Android was developed with ease-of-use in mind for end users. The open platform is designed for customization and the ability to run on multiple devices. It’s great, but developing for multiple devices requires some planning.
Fortunately, Android has built-in tools to ensure users see only apps compatible with their device when browsing the Android’s App store. Using a combination of device-level filtering and market filters, apps are only shown to users capable of running them to prevent unintended errors and lessen the possibility of incompatibilities with other functions.
Understanding available hardware options is essential when developing for Android devices. Take care to future-proof and provide backwards compatibility whenever possible to avoid rewriting your code to work with multiple devices of differing configurations.
Set up your development environment as instructed at developer.android.com. You’ll install the SDK and emulator during this step. The ADT plugin for Eclipse is recommended but other IDEs can also be used. You can even develop on a text editor and execute scripts from the command line if you prefer. Ensure your development environment meets technical requirements for running the SDK before you begin. Step-by-step instructions for installing and using the SDK starter package are available here.
Since Android is a truly open platform, you’ve got to pay careful attention to security at every stage of development. The multilayered approach to Android security was designed with developers in mind. Security controls were designed to lessen your burden. The application sandbox also helps protect end users from security risks. Review and follow security recommendations outlined here before beginning your project.
Starting with version 3.0 (Honeycomb), more enterprise features have been added to the Android core. Security certification support, full disk encryption, stronger password requirements, and improved app compatibility between phones and tablets. Version 4.0 (Ice Cream Sandwich) introduces better network usage control, secure credential management with the introduction of a keychain API, data encryption API, VPN client API, and device policy management for camera use in secure areas.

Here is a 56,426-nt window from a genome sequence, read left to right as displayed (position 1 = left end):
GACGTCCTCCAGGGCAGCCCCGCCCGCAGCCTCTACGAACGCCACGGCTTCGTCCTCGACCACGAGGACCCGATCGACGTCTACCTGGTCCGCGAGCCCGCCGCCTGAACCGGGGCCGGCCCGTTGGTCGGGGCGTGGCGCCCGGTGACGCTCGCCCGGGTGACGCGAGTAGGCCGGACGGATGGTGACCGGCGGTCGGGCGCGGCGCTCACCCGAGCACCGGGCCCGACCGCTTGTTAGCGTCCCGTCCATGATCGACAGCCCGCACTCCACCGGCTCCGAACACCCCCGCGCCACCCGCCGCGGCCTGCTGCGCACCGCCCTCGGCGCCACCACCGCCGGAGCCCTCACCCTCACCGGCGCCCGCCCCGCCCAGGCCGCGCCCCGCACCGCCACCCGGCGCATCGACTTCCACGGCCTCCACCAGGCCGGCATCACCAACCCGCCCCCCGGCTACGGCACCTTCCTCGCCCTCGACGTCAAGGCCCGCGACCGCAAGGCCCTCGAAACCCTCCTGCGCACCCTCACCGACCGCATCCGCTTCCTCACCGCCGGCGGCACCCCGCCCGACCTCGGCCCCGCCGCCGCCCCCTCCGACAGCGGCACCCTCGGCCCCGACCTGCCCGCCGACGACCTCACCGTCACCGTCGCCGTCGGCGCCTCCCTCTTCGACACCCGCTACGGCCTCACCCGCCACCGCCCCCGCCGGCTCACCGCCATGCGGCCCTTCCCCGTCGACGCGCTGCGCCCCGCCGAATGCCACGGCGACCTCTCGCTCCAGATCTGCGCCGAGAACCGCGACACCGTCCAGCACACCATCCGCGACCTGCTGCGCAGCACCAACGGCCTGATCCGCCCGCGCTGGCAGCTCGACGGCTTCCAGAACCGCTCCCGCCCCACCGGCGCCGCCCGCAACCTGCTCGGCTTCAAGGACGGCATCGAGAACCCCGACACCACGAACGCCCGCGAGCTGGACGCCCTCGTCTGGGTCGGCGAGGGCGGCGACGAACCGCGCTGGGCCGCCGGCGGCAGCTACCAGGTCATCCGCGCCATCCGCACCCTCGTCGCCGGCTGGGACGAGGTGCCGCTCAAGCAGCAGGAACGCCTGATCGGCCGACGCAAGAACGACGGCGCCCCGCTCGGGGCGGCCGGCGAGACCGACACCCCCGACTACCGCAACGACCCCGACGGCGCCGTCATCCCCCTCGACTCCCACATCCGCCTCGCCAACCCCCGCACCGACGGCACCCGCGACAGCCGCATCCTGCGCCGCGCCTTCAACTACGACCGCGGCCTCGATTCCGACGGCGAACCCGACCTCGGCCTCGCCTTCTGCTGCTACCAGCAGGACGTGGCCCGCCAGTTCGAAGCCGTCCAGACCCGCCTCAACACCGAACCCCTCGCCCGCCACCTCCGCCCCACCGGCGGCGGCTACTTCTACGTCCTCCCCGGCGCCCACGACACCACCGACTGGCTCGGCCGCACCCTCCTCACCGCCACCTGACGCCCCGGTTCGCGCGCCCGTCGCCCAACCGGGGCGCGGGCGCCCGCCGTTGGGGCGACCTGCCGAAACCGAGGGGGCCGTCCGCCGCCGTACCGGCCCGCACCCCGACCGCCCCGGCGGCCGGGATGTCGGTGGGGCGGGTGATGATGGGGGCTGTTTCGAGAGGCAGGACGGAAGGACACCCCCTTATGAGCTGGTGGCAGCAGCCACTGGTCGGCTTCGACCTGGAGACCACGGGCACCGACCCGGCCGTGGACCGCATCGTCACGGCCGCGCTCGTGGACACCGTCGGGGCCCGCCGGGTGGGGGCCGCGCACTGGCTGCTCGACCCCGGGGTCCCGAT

The Useful UI
Don’t neglect user interface design. Providing familiar controls in familiar locations within your app will result in a better experience for your users. In many respects, developing for mobile devices is similar to Web development. This is good news for Web developers looking to transition into mobile app development.
Testing and Debugging
Follow the Testing Fundamentals provided at developer.android.com/topics/testing. You can test using the Eclipse ADT plugin or with other IDEs. While using emulators will give an idea of how your app will perform, you still must test it on a physical device.
You can publish and distribute your app through the App store, on your own website, or via email. Offering your app through email is recommended for early user testing before your production release on the Android app market.